08 September, Dhaka, Bangladesh: GOTS Bangladesh Seminar 2019: “The theme of this year´s seminar is ‘Connecting for Success’. In 2018, Bangladesh reached second position (after India) in terms of GOTS certified facilities in the country. This growth trend showcases the commitment of the Bangladeshi textile industry to not only use organic fibres, but also to environmental and social compliances. Fire and Building Safety are included in GOTS criteria and the country has made significant progress in all these areas.” Speaking opportunities available: contacts at link. Click here to register.

10 September, Webinar: See What’s New – C2C Certified Version 4 Draft Standard: “introduce the Cradle to Cradle Certified Version 4 draft standard … free webinar.”

12 September, Shanghai: Environmental Awareness Training: “Know the requirements to control & reduce the environmental risks in the textile wet processing units, and understand how to better address critical topics such as Chemical Management and Wastewater Management in the factory with Effluent Treatment Plant.”

17 September, Hong Kong: Environmental Awareness Training: “Know the requirements to control & reduce the environmental risks in the textile wet processing units, and understand how to better address critical topics such as Chemical Management and Wastewater Management in the factory with Effluent Treatment Plant.”

19 September, Hong Kong: Chemical Management Training: “What are the key requirements in terms of proper chemical management in a textile factory to reduce the environmental & social risks?”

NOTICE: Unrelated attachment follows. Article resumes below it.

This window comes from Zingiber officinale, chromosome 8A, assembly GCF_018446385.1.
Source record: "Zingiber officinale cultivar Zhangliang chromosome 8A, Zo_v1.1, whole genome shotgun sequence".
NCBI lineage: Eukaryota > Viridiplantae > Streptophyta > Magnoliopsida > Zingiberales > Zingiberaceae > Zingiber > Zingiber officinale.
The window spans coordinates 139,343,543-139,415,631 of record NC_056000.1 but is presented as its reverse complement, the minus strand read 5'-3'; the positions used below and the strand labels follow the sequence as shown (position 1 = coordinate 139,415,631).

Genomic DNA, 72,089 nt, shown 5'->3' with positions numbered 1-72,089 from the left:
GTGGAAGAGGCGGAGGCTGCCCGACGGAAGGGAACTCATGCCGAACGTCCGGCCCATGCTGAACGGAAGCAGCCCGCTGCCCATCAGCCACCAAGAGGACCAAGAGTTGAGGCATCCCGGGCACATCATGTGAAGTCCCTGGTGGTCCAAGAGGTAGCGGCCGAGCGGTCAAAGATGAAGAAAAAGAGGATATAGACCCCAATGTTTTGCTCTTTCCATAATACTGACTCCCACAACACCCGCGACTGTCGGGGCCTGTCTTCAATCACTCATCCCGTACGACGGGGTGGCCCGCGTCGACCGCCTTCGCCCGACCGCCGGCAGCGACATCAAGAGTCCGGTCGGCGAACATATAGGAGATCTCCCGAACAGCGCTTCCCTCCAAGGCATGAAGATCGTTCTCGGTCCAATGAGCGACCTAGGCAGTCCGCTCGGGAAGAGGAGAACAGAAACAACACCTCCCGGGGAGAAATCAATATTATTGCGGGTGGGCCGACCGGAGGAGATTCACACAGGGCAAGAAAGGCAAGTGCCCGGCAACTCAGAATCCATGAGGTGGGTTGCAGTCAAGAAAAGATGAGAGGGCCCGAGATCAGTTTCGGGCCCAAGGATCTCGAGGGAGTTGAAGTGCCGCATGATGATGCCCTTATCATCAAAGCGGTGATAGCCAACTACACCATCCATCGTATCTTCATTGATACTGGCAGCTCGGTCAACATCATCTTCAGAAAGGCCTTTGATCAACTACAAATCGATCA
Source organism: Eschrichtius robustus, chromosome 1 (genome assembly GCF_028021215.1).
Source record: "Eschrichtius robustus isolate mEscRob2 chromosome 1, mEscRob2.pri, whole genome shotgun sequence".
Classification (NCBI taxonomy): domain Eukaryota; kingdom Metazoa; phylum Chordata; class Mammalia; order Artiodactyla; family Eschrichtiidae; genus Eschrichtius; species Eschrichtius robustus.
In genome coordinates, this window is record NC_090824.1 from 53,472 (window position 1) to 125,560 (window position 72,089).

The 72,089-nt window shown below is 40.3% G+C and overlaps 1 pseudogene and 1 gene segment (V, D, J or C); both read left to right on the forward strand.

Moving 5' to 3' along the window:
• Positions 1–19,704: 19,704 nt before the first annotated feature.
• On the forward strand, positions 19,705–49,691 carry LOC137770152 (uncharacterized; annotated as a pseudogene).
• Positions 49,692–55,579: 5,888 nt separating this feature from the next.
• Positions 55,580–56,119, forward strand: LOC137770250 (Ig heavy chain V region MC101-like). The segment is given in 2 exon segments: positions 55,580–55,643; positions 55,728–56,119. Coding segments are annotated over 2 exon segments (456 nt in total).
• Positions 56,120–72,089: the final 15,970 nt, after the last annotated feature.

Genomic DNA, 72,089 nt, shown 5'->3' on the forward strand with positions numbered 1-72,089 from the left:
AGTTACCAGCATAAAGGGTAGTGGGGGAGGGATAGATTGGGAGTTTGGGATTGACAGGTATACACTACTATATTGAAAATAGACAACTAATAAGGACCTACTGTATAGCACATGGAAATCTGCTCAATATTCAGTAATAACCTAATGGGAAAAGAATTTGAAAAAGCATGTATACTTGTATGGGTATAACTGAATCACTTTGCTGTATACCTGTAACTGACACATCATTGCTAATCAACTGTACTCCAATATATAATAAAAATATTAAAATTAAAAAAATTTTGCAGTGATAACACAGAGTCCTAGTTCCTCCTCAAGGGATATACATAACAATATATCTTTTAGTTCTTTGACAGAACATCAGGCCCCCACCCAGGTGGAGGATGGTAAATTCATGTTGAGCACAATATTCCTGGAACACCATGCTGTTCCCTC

20 – 21 September, Dhaka, Bangladesh: Global Textile Forum – Gearing up for New Generation Textiles: “Global Textile Forum is an initiative, a platform to promote region’s textile and garment industry through Collaborative efforts.”

20 – 21 September: Sacramento: WB/Camp on Water-Based Printing: “first-of-its-kind summit on water-based ink printing, powered by the Specialty Graphic Imaging Association’s (SGIA) THREADX conference. Hosted by Motion Textile.”

09 – 10 October, San Diego: The Responsible Business Summit West 2019: “The Responsible Business Summit West focuses on what business needs to do to show leadership on key social and environmental challenges and opportunities.”

11 October, Coimbatore: Top Ten Best Practices – ZDHC: Training by Sustainable Textile Solutions (STS) – Those interested in attending should contact:

15 – 18 October: Vancouver: Textile Exchange Sustainability Conference: Driving impact through integrity and preferred fiber & materials.

16 October, Delhi: Top Ten Best Practices – ZDHC: Training by Sustainable Textile Solutions (STS) – Those interested in attending should con tact:

23 October, Dhaka: Higg FEM 3.0 training: Training by Sustainable Textile Solutions (STS) – Those interested in attending should contact:

23 – 24 October: Amsterdam: European Textile Polyester Summit 2019: “an insight into the European polyester market and its drivers and developments, as well as focus on feedstock availability and sustainability challenges.”